This is a great question. I am actually going through some of this with my father, who I haven’t seen in 22 years (since I was 6 years old). He wants to meet and I am finally ready to do so. But this comes with stipulations. I have forgiven him so that it didn’t make my life horrible, but it has taken me decades AND I still have to choose that each day. I need to write him a letter telling him that if he wants to meet me, I don’t want him to say anything negative about my mother and (for now) my son is off the table. As I feel he didn’t live up to his job as father, I can ask these of him. He does have the right to say, no thanks, not worth it, not going to see you. But I feel that I have the right to ask for these things. So I don’t know…what do you think? Is this not true forgiveness? Do I have the right to make demands?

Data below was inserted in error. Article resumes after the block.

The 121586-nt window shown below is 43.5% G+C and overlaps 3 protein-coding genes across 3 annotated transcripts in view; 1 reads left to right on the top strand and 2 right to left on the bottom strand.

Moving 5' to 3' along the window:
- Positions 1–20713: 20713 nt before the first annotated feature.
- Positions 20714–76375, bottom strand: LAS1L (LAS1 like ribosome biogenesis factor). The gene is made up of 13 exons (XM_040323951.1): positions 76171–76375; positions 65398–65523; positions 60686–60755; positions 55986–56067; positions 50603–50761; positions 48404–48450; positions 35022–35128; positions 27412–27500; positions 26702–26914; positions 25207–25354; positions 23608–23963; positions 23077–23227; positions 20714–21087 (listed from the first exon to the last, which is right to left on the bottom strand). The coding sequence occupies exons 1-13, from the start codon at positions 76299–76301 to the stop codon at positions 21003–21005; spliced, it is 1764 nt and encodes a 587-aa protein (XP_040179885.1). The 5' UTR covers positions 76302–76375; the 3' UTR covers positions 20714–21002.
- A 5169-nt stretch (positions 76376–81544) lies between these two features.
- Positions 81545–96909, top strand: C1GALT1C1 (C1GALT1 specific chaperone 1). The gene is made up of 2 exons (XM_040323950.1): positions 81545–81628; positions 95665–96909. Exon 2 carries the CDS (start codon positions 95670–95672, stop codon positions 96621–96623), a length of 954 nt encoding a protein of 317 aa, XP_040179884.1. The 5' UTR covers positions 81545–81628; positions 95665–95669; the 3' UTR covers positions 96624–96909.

8. I think forgiveness is about forgiving yourself, first. It is not something you give to someone else, but give to yourself. Forgiving yourself for the feelings you feel toward whomever, about whatever. Once we can get to the point of accepting that we feel anger, resentment, whatever… then forgive ourselves for feeling those feelings, then that which is seizing our emotional response is released (begins to release). The people and events are not forgotten, but they no longer influence our emotional reactions with the same intensity they did. We are free of the emotional anchor(s) associated with the person(s). We have forgiven ourselves, first. We have forgiven them by severing our emotional tether to them which was festering anger and resentment in us. Now, if necessary, we can verbally give forgiveness to another. After all, what can we truly give that we do not first possess? And for that matter, we are not really giving anything to the other person(s) but a declaration that we have chosen to do what we can to heal ourselves and move forward free of the anchor(s). We are not necessarily giving them a pardon. They may have done something very bad. But we have forgiven ourselves for the emotions we associated with the person(s). Forgiveness is something we must give to ourselves, first.